We speak of “new state of matter” in relation to the discovery made by a group of physicists at Northeastern University. They discovered a new way of manipulating electrical charge, a discovery that could lead to “monumental” changes in future technology.
In the press release presenting the study, Swastik Kar, a physics professor who contributed to the discovery that only the imagination could represent a limit to the possible exploitation of such phenomena: “It could change the way we are able to detect and communicate signals. It could change the way we can perceive things and memorize information, and other possibilities we may not yet have thought about.”
In the study, published in Nanoscale, researchers describe new ways to distribute electrons evenly in a stationary, crystalline model. It is a completely new electronic phenomenon, “a new phase of matter”, as Kar himself calls it.
The researchers made the discovery working on crystalline materials of very few atoms of thickness, materials that are usually called “2D” (although, of course, they also have three dimensions).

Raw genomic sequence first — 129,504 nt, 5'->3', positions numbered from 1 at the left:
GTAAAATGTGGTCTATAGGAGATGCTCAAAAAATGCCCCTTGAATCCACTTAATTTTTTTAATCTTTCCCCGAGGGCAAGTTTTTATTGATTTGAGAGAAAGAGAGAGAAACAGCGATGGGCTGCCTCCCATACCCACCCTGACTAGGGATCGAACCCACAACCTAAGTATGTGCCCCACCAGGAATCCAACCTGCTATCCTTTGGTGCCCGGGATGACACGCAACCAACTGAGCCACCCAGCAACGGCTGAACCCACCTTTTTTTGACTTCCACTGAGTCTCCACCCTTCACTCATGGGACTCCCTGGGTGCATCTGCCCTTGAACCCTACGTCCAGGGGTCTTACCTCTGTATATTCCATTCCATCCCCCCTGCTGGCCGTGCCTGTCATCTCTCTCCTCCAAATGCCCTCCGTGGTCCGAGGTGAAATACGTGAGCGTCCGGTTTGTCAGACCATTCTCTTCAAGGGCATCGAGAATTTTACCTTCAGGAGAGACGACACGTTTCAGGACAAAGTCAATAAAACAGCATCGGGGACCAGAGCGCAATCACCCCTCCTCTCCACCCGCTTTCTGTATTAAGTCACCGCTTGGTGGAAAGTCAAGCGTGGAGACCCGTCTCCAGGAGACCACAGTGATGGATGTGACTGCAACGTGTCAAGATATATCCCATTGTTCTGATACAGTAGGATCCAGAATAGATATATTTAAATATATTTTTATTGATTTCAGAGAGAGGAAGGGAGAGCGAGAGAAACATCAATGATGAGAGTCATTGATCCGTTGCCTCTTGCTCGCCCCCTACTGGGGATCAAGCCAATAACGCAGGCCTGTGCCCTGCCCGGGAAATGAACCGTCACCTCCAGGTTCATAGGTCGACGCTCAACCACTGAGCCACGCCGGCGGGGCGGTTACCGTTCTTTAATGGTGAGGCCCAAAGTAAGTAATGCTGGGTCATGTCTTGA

In such materials electrons can only move in two dimensions because they are literally trapped in an endless chessboard pattern.
Analyzing two of these materials one superimposed on the other, bismuth selenide and a dichalcogenide of metal in transition, the researchers found that the electrons, instead of moving away from other negatively charged things, formed a stationary pattern, “a perfectly repeatable range of pure electronic puddles that resides between the two layers”, as Kar describes it.
These are phenomena that had already been observed before but only at extremely low temperatures, unlike the experiment carried out by Kar during which the phenomenon occurred at room temperature.
The understanding of the phenomenon itself is still in its infancy but researchers believe that it can be exploited in electronics, detection systems and information processing.